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by Tyler Durden

An elite Islamic Revolutionary Guard Corps (IRGC) commander has been shot dead by masked assailants in front of his house in southwestern Iran. Crucially, he was a mid-range to possibly top commander of the IRGC’s hardline domestic wing, the Basij militia, and a close ally of recently assassinated Quds Force chief Qassem Soleimani, reports state news IRNA on Wednesday.

The details clearly suggest that it was an assassination — at this point by an unknown entity or group — given two men riding a motorcycle drove by and essentially executed him in the street.

Reuters has described the slain Basij militia commander, Abdolhossein Mojaddami, as “an ally of Qassem Soleimani” — who was himself assassinated by US drone strike on January 3rd.

US media wing Radio Farda describes: Abdol-Hossein Majdami Head of Basij militia in Darkhoein rural district of Shadegan killed Jan. 22nd 2020.

“IRNA said that Abdolhossein Mojaddami, a Basij commander in the city of Darkhovin in the southwestern province of Khuzestan, was shot on Tuesday in front of his home by two men riding a motorcycle,” Reuters reports based on official Iranian state media quotes. “There was no immediate claim of responsibility for the attack, IRNA said.”

The Associated Press added a few further limited details as follows:

Two gunmen on a motorcycle, armed with an assault rifle and a hunting rifle, ambushed Mojaddami, IRNA reported. Other Iranian media said the gunmen’s faces were covered with masks and that four shots were fired.

During sporadic protests going back to November, when unrest was fiercest inside Iran following a dramatic government gas subsidy cut — which saw economic protests give way to broader anti-regime mass gatherings — hundreds were reported gunned down by Basij militia working in tandem with police.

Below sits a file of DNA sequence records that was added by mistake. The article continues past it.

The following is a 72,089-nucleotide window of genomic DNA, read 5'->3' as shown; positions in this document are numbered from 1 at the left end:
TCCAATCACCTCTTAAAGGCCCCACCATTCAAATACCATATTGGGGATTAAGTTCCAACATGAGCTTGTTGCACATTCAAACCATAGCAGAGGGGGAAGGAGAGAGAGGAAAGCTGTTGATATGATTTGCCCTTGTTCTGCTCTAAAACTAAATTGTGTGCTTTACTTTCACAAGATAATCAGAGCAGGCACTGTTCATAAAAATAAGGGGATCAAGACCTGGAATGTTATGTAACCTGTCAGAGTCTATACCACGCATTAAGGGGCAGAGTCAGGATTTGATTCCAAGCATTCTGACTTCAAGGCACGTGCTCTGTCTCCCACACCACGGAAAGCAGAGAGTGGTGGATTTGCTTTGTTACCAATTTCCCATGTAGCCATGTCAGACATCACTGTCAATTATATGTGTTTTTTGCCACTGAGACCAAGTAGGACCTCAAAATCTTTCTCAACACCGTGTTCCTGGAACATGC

Tehran authorities defended security services’ use of deadly force, claiming “rioters” were attacking banks, oil facilities, and government buildings.

Interestingly, the Khuzestan region witnessed severe unrest as protesters clashed with police in November, and has since seen sporadic anti-government activity. It’s also considered one of the key oil-producing regions of the country.

Of course, this latest killing also brings up the possibility of a foreign or external intelligence agency operation, though it remains speculation. One likely candidate alleged to enjoy US and Israeli covert backing is Mujahideen e Khalq (MEK), considered by Iran and many other countries as an active terrorist organization. Groups in Iran linked to the MEK have been previously known to be involved in political assassinations.

Essentially a paramilitary cult devoted to overthrowing the Iranian government, the MEK is under the tight control and leadership of the charismatic opposition leader Maryam Rajavi, and is suspected of previously conducting brazen targeted killings of high level Iranian figures, especially nuclear scientists and engineers for years, likely at the bidding of foreign intelligence services. Until a few years ago the MEK was a designated terror group by the US State Department, though delisted under the Obama administration.

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